How to Customize Ubuntu’s Login Screen Using GDM Settings

Ubuntu, like other Linux distributions uses the GNOME Display Manager (GDM) as its, well, display manager, though most of us tend to think of or refer to it as the login screen.

To customise the Ubuntu login screen, such as setting a different theme or icon set, changing the login screen background image or colour, or getting night light to apply when viewing it, you can use a 3rd-party tool called GDM Settings.

The app is written in Python and uses libadwaita for its UI, so it looks great on the modern Ubuntu desktop and adapts gracefully when resizing the window or running on width-constrained displays.

GDM Settings lets you:

  • Set login screen background image/colour
  • Change login screen theme, icons, and cursor
  • Change font, font sizes, and scaling factor
  • Show battery percentage in login screen
  • Customise top bar text and background colours
  • Set mouse/touchpad behaviours
  • Enable/disable on-screen options (e.g., user list)
  • Power settings (e.g., dim screen, screen timeout)
  • Enable Night Light support

Plus a fair bit more.

Hide elements of the default login screen

GDM Settings is not an official GNOME tool. Use it cautiously, at your own risk. I get the impression a few of the tweaks/options available in the app aren’t adjusting values intended to be user-configurable, i.e., they alter hardcoded settings, ad-hoc.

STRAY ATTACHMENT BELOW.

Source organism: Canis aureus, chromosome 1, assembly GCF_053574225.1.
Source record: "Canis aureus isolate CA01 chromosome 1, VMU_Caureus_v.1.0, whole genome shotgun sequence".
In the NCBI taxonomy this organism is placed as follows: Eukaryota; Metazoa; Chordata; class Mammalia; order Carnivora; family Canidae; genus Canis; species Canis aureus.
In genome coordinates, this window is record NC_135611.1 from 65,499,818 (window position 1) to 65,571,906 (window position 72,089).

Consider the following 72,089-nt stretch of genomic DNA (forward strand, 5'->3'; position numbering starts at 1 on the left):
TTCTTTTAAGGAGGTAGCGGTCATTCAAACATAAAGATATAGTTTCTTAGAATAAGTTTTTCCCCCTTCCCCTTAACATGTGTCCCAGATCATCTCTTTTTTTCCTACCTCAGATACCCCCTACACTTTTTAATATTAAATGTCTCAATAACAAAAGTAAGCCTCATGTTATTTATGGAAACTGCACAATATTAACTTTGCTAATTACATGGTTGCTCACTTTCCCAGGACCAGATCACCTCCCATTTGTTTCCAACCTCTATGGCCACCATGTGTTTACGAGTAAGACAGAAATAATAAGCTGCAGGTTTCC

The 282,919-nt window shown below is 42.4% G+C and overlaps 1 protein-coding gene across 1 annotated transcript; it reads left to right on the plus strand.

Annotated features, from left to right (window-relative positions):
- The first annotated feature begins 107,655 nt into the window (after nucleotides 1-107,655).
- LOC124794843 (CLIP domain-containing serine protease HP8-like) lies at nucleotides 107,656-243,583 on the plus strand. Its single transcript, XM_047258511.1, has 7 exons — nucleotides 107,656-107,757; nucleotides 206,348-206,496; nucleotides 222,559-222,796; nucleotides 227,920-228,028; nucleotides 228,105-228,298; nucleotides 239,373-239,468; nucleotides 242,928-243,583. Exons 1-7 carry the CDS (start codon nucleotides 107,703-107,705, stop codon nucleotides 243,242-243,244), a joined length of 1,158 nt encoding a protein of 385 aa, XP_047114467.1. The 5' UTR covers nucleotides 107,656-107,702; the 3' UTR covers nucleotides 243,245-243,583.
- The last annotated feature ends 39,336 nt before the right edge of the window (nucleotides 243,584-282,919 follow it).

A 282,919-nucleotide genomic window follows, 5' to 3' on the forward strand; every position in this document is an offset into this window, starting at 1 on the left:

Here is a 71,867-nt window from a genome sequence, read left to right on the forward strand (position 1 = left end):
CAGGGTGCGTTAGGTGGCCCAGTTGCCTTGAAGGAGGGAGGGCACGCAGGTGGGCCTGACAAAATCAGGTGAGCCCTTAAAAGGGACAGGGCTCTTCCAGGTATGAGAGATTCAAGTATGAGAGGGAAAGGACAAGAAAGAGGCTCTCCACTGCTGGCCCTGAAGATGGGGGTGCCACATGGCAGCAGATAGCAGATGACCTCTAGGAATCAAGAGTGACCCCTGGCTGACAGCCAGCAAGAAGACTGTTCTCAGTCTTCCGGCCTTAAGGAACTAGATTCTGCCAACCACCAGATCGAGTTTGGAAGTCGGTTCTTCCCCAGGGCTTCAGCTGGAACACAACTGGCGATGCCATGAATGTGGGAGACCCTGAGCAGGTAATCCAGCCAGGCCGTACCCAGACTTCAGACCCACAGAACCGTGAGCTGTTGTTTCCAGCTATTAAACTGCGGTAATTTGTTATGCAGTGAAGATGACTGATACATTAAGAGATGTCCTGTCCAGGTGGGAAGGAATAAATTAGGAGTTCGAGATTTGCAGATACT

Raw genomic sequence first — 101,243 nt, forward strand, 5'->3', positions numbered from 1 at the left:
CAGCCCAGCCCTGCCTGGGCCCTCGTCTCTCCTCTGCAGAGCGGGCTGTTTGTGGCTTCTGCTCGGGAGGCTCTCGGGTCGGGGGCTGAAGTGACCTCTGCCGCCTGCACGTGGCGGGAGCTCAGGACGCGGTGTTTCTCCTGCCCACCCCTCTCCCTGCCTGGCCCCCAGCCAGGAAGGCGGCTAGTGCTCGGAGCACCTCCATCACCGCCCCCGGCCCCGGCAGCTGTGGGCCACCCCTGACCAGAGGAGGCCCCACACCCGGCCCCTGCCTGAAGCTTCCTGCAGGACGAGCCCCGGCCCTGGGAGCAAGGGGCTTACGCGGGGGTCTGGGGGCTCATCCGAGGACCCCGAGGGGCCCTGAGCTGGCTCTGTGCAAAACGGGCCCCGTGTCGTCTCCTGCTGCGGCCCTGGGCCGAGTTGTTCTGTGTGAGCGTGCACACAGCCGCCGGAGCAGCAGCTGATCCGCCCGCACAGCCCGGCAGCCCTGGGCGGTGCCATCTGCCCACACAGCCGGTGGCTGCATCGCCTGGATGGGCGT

When looking into the app I also encountered a few reports of individuals who’d used this tool to make a seemingly safe modification, such as changing the login screen color, only to discover that GDM doesn’t load after, resulting in the frustrating “Oh no! Something has gone wrong” error screen.

Just keep that in mind.

Getting GDM Settings

Tailor the top bar to your tastes

GDM Settings is available in the repos of Ubuntu 23.10 (and Debian Testing), so you can install it through the new App Center (remember to filter for Debian packages) or via apt using sudo apt install gdm-settings (thanks to the app’s dev, Mazhar H. for letting me know).

You can also install GDM Settings from Flathub but you should be aware that the sandboxed nature of Flatpak means a few features of the tool are not available or may not work.

For full, unbridled access you may prefer to download the GDM Settings AppImage (you do need to install a package to make AppImages work in Ubuntu 23.04 & 23.10).



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